It sounds like the storyline from a Mickey Rooney flick. A bunch of youngsters get together. They decide to turn a small town on its ear by throwing a play in a barn and end up performing under the bright lights of New York City. Except this time the story is in color...and it's true.
Beginning this weekend, the Endstation Theatre Company converts a old dairy barn at Sweet Briar College into the stage for "Hamlet." Artistic director and co-founder for the Amherst, Virginia based troop, Geoffrey Kershner, told The Washington Post, "It's about the space. I'm interested in found space and developing a show in and around it."
This is the third such production on the campus where Kershner was raised as a theater professor's son. He knows every nook and cranny, and incorporates the best of them into his plays. A building with balconies lent authenticity to a legendary scene from "Romeo and Juliet." Fireflies brought a dash of natural magic to "A Midsummer Night's Dream."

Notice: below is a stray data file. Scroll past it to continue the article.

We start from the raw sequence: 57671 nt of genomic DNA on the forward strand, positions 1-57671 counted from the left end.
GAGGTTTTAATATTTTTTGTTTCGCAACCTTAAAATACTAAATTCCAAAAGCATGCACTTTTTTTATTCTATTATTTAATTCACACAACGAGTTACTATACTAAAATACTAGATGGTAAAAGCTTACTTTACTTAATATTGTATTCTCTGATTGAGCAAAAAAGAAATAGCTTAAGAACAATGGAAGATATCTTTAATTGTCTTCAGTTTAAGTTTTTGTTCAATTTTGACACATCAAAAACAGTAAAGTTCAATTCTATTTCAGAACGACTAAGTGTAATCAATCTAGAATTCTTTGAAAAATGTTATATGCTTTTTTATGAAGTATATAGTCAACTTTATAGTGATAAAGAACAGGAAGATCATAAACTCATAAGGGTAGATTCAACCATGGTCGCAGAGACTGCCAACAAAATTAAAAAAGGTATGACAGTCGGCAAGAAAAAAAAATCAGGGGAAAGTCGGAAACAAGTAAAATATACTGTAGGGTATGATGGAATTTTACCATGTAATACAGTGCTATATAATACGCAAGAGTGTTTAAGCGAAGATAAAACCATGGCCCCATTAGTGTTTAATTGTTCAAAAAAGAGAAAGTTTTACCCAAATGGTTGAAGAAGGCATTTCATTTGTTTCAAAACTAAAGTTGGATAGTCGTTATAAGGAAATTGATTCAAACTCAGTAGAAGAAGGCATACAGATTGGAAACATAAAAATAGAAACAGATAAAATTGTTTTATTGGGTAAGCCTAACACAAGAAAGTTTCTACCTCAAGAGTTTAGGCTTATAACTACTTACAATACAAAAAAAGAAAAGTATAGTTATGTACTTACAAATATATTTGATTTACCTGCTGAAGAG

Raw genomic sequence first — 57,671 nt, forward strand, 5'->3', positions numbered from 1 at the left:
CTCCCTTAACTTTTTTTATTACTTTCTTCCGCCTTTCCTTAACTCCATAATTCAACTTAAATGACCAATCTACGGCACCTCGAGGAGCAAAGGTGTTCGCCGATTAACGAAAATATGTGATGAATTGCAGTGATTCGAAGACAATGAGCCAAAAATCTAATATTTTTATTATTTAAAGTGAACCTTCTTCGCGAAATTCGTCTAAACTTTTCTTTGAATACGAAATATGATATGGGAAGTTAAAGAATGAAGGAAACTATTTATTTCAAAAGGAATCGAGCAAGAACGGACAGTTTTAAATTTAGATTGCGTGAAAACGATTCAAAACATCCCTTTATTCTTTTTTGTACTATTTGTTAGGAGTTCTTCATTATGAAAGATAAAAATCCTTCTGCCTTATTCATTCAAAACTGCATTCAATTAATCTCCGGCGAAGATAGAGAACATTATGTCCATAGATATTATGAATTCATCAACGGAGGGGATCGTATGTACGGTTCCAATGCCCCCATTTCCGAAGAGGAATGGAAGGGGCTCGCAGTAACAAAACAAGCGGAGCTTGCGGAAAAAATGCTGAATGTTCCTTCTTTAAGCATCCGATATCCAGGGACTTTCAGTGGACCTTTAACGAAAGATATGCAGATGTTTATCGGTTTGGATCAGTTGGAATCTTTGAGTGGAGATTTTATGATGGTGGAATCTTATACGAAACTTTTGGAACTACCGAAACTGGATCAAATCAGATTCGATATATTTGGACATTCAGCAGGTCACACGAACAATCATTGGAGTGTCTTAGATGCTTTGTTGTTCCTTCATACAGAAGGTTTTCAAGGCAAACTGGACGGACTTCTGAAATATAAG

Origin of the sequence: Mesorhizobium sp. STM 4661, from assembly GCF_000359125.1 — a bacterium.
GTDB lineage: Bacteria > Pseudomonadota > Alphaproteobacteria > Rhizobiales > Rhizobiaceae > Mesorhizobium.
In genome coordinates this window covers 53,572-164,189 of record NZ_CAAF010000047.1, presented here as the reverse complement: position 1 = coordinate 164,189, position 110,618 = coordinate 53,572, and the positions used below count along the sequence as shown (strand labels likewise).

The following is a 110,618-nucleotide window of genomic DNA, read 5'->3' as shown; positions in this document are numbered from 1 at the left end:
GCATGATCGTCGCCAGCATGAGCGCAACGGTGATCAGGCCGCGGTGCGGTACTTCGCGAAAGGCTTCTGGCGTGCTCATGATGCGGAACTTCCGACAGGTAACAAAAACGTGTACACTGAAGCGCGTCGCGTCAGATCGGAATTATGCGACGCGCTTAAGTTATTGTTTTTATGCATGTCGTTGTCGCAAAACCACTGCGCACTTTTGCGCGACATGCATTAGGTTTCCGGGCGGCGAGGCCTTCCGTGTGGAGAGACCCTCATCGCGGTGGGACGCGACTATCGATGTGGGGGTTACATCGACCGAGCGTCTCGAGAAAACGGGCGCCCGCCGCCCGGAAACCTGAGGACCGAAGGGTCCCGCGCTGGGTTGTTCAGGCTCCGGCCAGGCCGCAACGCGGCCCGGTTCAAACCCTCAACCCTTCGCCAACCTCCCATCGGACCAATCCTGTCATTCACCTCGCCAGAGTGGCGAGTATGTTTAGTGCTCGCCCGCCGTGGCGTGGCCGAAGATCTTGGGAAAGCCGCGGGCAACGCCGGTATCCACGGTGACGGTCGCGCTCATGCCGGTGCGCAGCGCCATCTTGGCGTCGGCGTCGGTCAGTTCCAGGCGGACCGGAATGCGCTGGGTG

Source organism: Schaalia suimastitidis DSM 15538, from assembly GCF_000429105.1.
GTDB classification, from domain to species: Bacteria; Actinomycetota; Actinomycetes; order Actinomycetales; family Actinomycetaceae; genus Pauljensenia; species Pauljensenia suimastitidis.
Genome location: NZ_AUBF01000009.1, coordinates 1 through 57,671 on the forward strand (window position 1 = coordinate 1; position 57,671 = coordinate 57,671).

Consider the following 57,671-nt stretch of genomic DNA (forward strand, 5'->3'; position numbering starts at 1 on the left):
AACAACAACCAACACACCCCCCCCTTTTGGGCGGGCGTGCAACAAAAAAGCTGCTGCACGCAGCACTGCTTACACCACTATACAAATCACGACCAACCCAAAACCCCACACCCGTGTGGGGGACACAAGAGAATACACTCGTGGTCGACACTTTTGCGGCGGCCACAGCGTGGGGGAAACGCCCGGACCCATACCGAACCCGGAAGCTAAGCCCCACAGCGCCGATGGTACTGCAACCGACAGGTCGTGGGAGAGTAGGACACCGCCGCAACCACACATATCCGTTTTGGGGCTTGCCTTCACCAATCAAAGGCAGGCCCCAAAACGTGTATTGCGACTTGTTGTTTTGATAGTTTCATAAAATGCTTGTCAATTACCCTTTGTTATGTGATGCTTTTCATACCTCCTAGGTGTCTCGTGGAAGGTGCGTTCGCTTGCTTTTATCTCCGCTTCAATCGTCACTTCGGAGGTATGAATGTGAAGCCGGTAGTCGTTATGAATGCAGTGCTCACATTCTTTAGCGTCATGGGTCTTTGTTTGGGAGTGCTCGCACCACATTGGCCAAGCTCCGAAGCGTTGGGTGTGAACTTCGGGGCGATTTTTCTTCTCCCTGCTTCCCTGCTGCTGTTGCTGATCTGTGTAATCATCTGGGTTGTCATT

With "Hamlet," Kershner is using the barn in a similar way. Polonius will die with a smear of blood on the barn window, and the play is set in Civil War era Virginia. The Danish prince may seem a little less Danish, going off to Richmond rather than France, but Kershner feels that Shakespeare's classic has a universal message. "[It] echoes so much war imagery," Kershner says. "I was really intrigued by that."
You can see the result's first hand beginning this Saturday night. "Hamlet" launches with a Light Up the Barn event, complete with a barbecue dinner and live music. Tickets are a bargain at $10.
As if that weren't "Mickey Rooney" enough, Endstation's resident playwright, Joshua Miikel, is actually headed to New York City. He has been invited to debut his newest play, Good Good Trouble on Bad Bad Island,at the 2010 New York International Fringe Festival - the largest multi-arts festival in North America.
I'm telling you, watch these youngsters from Amherst. They really are turning the town on its ear.